Of course, multichannel talent can be found beyond fashion retail. “In other sectors there are digital marketing experts and people who are on top of data,” says Martin Newman, chief executive of ecommerce consultancy Practicology. “But from my experience, retailers recruiting for fashion multichannel jobs want people from a fashion background. That’s short-sighted in this competitive job market. There are people out there who understand what drives an ebusiness, who have mastered PPC [pay per click], search marketing and SEO [search engine optimisation] and know how to pull in and convert customers, and how to read data. If they can do those parts of the job, they can learn about the product once they’re in.”
Both large and small fashion retailers face problems attracting and retaining multichannel talent. Small companies appeal to junior job seekers because there they can gain experience across several web disciplines – they might be looking after SEO, affiliate, PPC and email marketing within one role. The downside is many people worry about job security at smaller firms and aspire to move on to the better-known brands. “Then, while larger companies appeal on the job security front, employers there have the difficulty of filling increasingly specialist roles, as they will have different teams for SEO, affiliates, email marketing, and within these are dedicated roles, and a lot of churn in the jobs as the market is evolving so fast,” says Newman.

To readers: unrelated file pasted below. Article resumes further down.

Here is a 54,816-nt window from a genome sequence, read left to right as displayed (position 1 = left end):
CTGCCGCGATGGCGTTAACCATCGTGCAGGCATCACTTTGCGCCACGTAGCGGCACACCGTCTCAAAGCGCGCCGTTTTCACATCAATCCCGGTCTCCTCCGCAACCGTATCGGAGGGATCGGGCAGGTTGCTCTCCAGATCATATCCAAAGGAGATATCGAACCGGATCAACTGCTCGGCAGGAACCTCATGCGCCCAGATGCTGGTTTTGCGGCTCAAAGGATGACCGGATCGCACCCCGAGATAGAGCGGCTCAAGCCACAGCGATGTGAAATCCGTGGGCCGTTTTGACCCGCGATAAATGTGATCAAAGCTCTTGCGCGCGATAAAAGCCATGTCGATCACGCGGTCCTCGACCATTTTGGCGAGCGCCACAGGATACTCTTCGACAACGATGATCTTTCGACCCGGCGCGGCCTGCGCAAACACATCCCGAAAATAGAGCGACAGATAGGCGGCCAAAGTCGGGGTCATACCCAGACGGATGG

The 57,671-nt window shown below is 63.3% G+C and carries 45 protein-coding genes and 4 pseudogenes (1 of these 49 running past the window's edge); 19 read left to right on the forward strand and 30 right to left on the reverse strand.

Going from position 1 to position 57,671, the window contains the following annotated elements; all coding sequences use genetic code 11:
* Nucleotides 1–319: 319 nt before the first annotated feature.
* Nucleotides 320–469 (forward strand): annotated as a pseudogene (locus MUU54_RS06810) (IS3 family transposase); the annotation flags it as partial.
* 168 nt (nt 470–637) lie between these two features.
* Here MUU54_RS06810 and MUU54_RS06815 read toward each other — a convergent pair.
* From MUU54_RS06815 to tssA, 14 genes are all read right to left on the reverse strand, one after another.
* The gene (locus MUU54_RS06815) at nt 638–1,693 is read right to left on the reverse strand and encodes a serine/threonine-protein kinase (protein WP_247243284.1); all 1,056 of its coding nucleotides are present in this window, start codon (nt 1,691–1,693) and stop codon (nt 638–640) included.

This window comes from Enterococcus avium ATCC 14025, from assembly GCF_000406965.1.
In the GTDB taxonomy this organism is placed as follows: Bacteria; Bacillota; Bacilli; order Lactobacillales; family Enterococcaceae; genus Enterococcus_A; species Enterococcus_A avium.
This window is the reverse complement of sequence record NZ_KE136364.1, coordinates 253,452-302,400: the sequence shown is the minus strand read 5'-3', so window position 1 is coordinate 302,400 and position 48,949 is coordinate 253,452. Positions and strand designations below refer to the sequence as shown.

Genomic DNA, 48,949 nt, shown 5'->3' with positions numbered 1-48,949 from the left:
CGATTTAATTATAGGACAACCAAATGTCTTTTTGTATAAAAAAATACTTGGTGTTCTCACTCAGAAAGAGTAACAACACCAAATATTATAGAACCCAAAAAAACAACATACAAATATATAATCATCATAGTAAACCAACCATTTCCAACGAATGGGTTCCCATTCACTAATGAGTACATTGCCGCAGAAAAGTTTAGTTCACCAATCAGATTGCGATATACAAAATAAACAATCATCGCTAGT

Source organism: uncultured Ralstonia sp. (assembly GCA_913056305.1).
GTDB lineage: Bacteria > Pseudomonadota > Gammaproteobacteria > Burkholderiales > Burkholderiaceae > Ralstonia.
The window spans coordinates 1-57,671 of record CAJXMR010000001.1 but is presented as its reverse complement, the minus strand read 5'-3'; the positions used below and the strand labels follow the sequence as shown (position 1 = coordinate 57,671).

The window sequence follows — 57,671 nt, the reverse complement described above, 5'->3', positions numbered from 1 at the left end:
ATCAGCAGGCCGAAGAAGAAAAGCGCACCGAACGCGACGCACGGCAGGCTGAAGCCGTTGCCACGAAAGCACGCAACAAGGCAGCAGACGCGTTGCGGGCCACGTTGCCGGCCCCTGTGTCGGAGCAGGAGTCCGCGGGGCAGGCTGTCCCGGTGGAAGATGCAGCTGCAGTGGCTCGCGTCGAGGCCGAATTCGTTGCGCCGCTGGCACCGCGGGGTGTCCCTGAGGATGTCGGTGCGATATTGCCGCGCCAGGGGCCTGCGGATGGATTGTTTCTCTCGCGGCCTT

So good people management will be needed to stem the flow of talent. By developing each individual employee’s career path, there’s more chance of encouraging good people to stay, says Newman. “There needs to be better succession planning so young enthusiastic people coming into the business can see where their career will progress over time.” By offering ongoing training, and ensuring line managers pay attention to employees’ career ambitions, loyalty is more likely. Promoting to manager level in ecommerce is a good way to retain bright people, but this needs to be managed carefully to avoid having too many managers, he adds.
A lot of this has to do with the newness of multichannel retail, and many fashion retailers are still mapping out the structure of their ecommerce teams. At set-up stage there was a natural segmentation of channel servicing, with each channel creating specialist teams. But as each channel has become more established, this non-integrated thinking between channels can lead to a disjointed consumer experience, according to Syson.
“Our experience with, not only a strong retail and ecommerce channel, but also our first direct sales channel in Parties (home shopping), shows that encouraging customer interaction across multiple channels promotes frequency, loyalty and, ultimately, greater customer lifetime value through increased share of wallet and long-term sales,” he says. “We recognise that while having the right specialists to inform the unique requirements of each channel is key, being able to respond to the multichannel agenda is not only preferable for a more consistent consumer experience, but it is ultimately more profitable. We have, therefore, been very proactive in responding to this challenge in a number of ways, including the creation of a central multichannel marketing department.”
Meanwhile, international growth of web sales in fashion is driving demand for even more specialised web roles. “Companies launching country-specific websites are tending to recruit people from those countries to head up the sites,” says Hall. “Having the right language skills and understanding of the cultural nuances and needs of shoppers in these countries is very important. I think we’ll see a lot more recruitment of people with web and language skills to run these growing international operations.”